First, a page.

Ben-Gurion University student team at Boston’s International Genetically Engineered Machine Competition..
(photo credit: BEN GURION UNIVERSITY OF THE NEGEV)
A Ben-Gurion University of the Negev student team placed first in the health and medicine category for their “boomerang cancer therapy” project in the prestigious iGEM (International Genetically Engineered Machine) 2015 Giant Jamboree Competition.
The Beersheba students are the first-ever Israeli team to become iGEM finalists, competing against 259 groups from around the world, BGU announced on Wednesday.
The winners were announced at the awards gala on Monday at the Hynes Auditorium in Boston. IGEM is considered one of the most important ventures in the global sphere of science.
Nearly 4,600 students competed last week in this year’s event. Their local experiences in a global community, said BGU, “impart unique perspectives in the field, especially as projects span a broad range across 15 different tracks – including health and medicine, energy, environment, food and nutrition, manufacturing, and others.”
The BGU Student Team members, who are pursuing a diverse range of degrees, include Shai Duchin, Bar Gazit, Dafna Goldman, Shalev Goldfarb, Shoham Rigbi, Adi Stein, Vlad Shumeiko, and Ori Zelichov. Professor Smadar Cohen is the team leader and a member of BGU’s Avram and Stella Goldstein-Goren department of biotechnology engineering. In addition to Cohen, the team faculty advisers who accompanied the students, Dr. Emil Ruvinov and Dr. Efrat Forti, are from the same department.
The BGU Boomerang project is based on advanced methods of genetic engineering and synthetic biology. It has many applications that rely on the special characteristics of cancer cells to identify and alter cells, as well as treat the disease at the molecular level.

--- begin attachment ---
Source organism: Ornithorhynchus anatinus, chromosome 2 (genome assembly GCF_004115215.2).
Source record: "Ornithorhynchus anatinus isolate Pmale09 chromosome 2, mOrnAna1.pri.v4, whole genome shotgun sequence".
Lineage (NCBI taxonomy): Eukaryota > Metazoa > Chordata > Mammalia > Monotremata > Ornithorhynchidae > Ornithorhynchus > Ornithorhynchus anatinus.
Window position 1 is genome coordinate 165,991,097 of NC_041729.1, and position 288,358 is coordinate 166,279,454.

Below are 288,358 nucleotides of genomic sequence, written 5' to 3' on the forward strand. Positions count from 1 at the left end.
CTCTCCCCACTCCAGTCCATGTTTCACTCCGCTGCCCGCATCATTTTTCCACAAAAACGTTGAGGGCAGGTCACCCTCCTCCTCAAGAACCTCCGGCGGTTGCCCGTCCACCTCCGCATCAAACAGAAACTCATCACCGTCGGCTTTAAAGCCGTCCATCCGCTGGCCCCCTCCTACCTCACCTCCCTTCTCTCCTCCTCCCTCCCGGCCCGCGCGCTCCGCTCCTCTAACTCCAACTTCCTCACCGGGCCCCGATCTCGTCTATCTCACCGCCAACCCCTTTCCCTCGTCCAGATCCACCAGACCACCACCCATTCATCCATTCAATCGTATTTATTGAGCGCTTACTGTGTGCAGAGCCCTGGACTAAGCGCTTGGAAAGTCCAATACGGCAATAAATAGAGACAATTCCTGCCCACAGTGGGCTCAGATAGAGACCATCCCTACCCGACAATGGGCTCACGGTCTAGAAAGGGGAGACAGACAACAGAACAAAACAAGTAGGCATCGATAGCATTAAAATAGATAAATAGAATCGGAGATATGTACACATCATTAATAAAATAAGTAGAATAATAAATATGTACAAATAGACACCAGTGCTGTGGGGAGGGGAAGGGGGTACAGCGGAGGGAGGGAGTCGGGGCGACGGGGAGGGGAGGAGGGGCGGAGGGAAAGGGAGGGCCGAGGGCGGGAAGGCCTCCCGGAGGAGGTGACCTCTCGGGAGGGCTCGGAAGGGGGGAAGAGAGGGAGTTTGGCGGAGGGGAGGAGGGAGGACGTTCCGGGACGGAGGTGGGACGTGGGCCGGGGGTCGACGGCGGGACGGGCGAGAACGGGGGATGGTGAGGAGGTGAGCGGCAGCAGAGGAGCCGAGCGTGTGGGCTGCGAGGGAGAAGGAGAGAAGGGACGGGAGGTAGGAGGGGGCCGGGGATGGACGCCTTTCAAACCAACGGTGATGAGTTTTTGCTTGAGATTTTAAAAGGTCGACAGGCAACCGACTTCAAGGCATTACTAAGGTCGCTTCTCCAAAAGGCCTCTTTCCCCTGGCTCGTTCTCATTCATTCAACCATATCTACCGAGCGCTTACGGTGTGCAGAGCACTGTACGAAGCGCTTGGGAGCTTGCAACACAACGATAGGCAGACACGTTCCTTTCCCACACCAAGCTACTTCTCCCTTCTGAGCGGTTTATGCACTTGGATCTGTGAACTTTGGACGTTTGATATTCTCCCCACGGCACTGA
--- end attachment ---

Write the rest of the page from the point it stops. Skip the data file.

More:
As a cancer therapy, Boomerang works as a modular system that recognizes cancer cells at a high level of specificity. It can disrupt genes essential for cancer survival or activate suicide genes so that the cancer or tumor kills itself. Boomerang can also produce color proteins for cancer cell detection so that the edges of a tumor are visible to ensure complete surgical removal. The name “Boomerang” mirrors the actions in which the synthetic system uses cancer cells’ own genetic alterations against them, the students explained.
“Most treatments cannot distinguish precisely enough between cancer and healthy cells,” according to the BGU iGEM team website. “Low specificity means higher toxicity and a high rate of adverse effects. The BGU Boomerang system can be potentially designed according to unique characteristics of a patient’s tumor, paving the way to personalized medicine. We believe our strategy demonstrated in the winning prototype/proof-of-concept studies can change the approach to cancer treatments.”
In addition to winning the grand prize in the graduate level Best Health and Medicine Project category, the BGU team was a first runner-up in the overall competition, and the first Israeli team to reach this level in iGEM. Lastly, the BGU team also won the Best New Basic Part Award for developing and submitting the best new functional DNA sequence to this year’s competition.
“The university is so proud to have succeeded in this prestigious competition,” said Cohen. “Our success in the competition shows tremendous student dedication and excellent heterogeneous cross collaboration between students studying various subjects that include biotechnology, biology, economics, engineering, medicine, neuroscience and cognition, as well as political science.”
Randy Rettberg, iGEM Foundation president, described the event as “Much more than an annual student competition.” He continued, saying, “The iGEM Giant Jamboree is also an international incubator for the synthetic biology industry that has spun out more than 20 competition projects into new startups.”
Rettberg reminded the public that iGEM cares about the future generation.
“With a spotlight on innovation, the iGEM Giant Jamboree also is about collaboration and giving back. IGEM competition teams submit biological parts from their projects to the Registry of Standard Biological Parts in a cycle that helps tomorrow’s iGEM teams and research labs.”